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  • Family and Society
  • Settling the Land of Israel

Summer Vacation in Israel


Rabbi David Samson

18 Elul 5762
My wife and I are planning our summer vacation. I want to go to the Canary Islands, since we haven’t been there before. My wife wants to go to Israel, because she says that we should show solidarity with the Jews who live there during these difficult times. Given the security situation in Israel, what is the right thing to do?
First of all, before answering this question, we have to emphasize that the natural home for a Jew is in Israel. Many times when I brought young students from America to meet Rabbi Tzvi Yehuda Kook, he would explain that the words Orayach (meaning guest) and Ezrach (meaning citizen) share almost the same letters in Hebrew. A slight change of the letter vav to a zayin, and the visitor to Israel becomes a permanent resident, inferring that the home of every Jewish tourist is Israel. This is in accordance with the Rambam’s view found in the Laws of Kings and Their Wars in which he states: “Forever, a Jew should live in the Land of Israel, even in a city where the majority of inhabitants are idol worshippers, rather than live outside of the Land, even in a city where the majority of residents are Jews.”[1] The Rambam also states: “It is forbidden for a Jew to leave the land of Israel at all times, except to learn Torah, marry, or redeem Jewish lives from captivity, and then he must return to Israel. And he is permitted to leave the land temporarily to insure a livelihood, but to dwell outside of the land is forbidden, unless in times of dire famine.”[2] From this, we see clearly that a Jew in every generation should strive to make his home in Israel. Regarding visits to Israel, for those who are not yet living there, the Mishna Berurah[3]says that while there is an opinion that the mitzvah of living in Israel is accomplished by actually dwelling there, and not just coming for a visit, he emphasizes the opinion that visiting Israel is a mitzvah itself, since just by walking four cubits in the Holy Land a person merits life in the World To Come.[4] In the classic treatise of Jewish faith, known as the Kuzari, Rabbi Yehuda HaLevi explains that all of a Jew’s yearning should be to live a life of Torah in the Land of Israel. This is the goal of Judaism not to remain in perpetual exile, but to return to the Land of our forefathers. “It is written how the Patriarchs strove to live in Israel while it was in the hands of the pagan, how they yearned for it, and had their bones carried to it, as did Jacob and Joseph. Moses prayed to see it, and when this was denied to him, he considered it a great misfortune… All peoples make pilgrimages to it, long for it, except for ourselves and therefore we remain punished and disgraced in exile,” says HaLevi.[5] Regarding the question of danger, even though a Jew is not allowed to place himself in danger, where his life is threatened, traveling to Israel is not considered dangerous as long as businessmen continue to travel there to do business.[6] Today, thousands of visitors and businessmen arrive in Israel every day. While it is true that several of the victims of terrorist attacks in Israel have been visitors, that number is so small that one who visits is not considered to be an immanent danger from which one has to guard his or her self. Furthermore, Rabbi Zalman Melamed, Rosh Yeshiva of Yeshivat Beit-El, explains that a person should strive to overcome feelings of fear. His general orientation to life should be to trust in G-d. We have to be careful in situations where danger is imminent, but not to let unnecessary fear accompany our lives.[7] Interestingly, Rabbi Yisrael of Shklov, one of the Torah authorities who wrote that a Jew needn’t move to Israel in a time of danger[8], immigrated himself to Israel with his family two hundred years ago. In the introduction to his book, Paat HaShulchan, he describes undergoing an ordeal of Napoleonic wars, plagues, malaria, earthquakes, and imprisonment by the Turks on his journey, and still he came in his great love for the Holy Land. Thus in deciding between a vacation in the Canary Islands or Israel, a person could ask himself, “What would G-d prefer me to do?” As King Solomon says in the Book of Proverbs, “In all your ways know Him, and He will guide your paths.”[9] ------------------------------------------------------------------ 1. Rambam, there, 5:12. 2. Ibid, 5:9. 3. Mishna Berurah, 248:28. 4. Ketubot, 111A. 5. Kuzari, 2:20. 6. Pitchei T’shuva, Even Haezer, 75:6. See Kuzari, 5:23. 7. Yaish Shoalim, Rabbi Zalman Melamed, “On Fear” Pgs. 43-46. 8. Paat HaShulchan, Eretz Yisrael, 3. 9. Proverbs, 3:6.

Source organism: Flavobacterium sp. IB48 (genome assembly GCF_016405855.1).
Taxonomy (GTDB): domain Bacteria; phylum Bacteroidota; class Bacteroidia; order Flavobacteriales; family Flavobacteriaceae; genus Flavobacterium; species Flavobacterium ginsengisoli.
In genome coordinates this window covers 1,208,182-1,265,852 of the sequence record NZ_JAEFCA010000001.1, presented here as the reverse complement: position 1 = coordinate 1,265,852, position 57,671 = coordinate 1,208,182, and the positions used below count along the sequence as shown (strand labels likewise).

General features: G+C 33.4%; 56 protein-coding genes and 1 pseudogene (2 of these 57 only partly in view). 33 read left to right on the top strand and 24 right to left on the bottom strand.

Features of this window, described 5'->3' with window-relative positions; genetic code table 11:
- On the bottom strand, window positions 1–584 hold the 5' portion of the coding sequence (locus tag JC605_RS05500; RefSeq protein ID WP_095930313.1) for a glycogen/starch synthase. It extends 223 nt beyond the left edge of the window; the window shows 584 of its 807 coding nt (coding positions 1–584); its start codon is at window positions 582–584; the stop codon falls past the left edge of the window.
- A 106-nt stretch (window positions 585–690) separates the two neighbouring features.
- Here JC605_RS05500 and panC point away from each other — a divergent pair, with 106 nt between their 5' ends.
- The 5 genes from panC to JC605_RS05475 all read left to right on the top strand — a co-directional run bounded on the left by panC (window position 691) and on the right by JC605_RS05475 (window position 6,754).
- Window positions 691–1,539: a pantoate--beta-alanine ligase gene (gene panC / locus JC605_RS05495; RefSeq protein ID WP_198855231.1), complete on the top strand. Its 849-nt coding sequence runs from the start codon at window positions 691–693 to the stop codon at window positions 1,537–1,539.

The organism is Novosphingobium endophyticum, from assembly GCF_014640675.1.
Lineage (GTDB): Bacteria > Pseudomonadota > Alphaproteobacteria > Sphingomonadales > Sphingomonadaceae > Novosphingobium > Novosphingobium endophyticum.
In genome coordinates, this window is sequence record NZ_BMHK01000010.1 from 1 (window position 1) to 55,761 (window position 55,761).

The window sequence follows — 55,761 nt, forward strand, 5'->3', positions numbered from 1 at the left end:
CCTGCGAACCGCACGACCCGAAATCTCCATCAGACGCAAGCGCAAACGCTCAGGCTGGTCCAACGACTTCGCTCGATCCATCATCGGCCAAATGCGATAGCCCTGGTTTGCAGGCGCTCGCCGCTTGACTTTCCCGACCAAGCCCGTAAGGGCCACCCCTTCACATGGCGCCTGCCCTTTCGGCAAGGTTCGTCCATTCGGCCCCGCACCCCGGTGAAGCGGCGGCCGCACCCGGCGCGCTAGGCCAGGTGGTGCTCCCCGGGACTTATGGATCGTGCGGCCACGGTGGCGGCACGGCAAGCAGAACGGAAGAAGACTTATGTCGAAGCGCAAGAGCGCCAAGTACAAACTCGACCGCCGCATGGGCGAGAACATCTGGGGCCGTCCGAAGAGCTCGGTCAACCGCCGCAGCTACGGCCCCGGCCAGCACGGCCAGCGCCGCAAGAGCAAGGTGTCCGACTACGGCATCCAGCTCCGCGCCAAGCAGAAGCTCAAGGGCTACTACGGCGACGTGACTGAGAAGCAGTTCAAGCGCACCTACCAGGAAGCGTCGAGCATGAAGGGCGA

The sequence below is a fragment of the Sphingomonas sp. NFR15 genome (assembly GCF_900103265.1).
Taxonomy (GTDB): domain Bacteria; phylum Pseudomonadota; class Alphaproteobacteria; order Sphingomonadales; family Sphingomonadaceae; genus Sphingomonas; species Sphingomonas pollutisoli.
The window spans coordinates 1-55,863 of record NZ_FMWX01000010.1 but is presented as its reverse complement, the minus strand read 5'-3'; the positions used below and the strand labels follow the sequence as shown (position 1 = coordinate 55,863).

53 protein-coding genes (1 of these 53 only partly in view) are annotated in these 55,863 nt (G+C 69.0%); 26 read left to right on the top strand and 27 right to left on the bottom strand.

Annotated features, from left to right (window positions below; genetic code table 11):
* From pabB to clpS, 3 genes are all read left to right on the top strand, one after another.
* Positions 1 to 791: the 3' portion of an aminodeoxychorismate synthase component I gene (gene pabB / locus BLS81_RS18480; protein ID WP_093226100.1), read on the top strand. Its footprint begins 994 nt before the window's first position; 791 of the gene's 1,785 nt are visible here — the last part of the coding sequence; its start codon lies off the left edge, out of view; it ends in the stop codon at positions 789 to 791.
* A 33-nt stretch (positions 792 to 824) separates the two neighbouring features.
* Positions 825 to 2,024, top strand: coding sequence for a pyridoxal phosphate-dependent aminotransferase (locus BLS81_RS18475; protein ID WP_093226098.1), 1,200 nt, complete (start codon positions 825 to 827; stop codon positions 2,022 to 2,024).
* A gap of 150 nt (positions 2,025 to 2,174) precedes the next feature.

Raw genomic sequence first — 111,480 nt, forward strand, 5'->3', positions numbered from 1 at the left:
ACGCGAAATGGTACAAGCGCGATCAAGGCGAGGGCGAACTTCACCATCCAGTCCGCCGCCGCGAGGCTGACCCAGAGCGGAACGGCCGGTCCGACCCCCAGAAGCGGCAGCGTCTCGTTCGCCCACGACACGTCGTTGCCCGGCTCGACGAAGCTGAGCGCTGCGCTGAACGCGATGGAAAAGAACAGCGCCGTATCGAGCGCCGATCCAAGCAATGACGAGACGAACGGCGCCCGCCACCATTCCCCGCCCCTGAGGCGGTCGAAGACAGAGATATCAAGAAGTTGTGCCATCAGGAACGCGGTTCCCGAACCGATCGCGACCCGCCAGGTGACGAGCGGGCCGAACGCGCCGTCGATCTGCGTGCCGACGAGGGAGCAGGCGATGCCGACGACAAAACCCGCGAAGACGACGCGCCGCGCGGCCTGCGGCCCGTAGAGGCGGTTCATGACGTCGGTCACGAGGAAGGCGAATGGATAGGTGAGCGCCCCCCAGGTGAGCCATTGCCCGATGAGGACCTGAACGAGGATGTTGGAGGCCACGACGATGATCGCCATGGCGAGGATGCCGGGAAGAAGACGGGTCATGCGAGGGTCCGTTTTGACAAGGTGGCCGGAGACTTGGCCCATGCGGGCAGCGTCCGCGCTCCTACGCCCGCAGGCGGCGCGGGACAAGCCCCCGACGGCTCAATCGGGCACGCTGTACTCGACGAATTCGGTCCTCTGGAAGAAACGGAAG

Rabbi David Samson is one of the leading English-speaking Torah scholars in the Religious-Zionist movement in Israel. He has co-authored four books on the writings of Rabbi Avraham Yitzchak Hacohen Kook and Rabbi Tzvi Yehuda Kook. Rabbi Samson learned for twelve years under the tutelage of Rabbi Tzvi Yehuda Kook. He served as Rabbi of the Kehillat Dati Leumi Synagogue in Har Nof, Jerusalem, and teaches Jewish Studies at Mercaz HaRav Yeshiva Institutions.
Tzvi Fishman was a successful Hollywood screenwriter before making Aliyah to Israel in 1984. He has co-authored several Torah works with Rabbi David Samson and written several books on Jewish/Israel topics.
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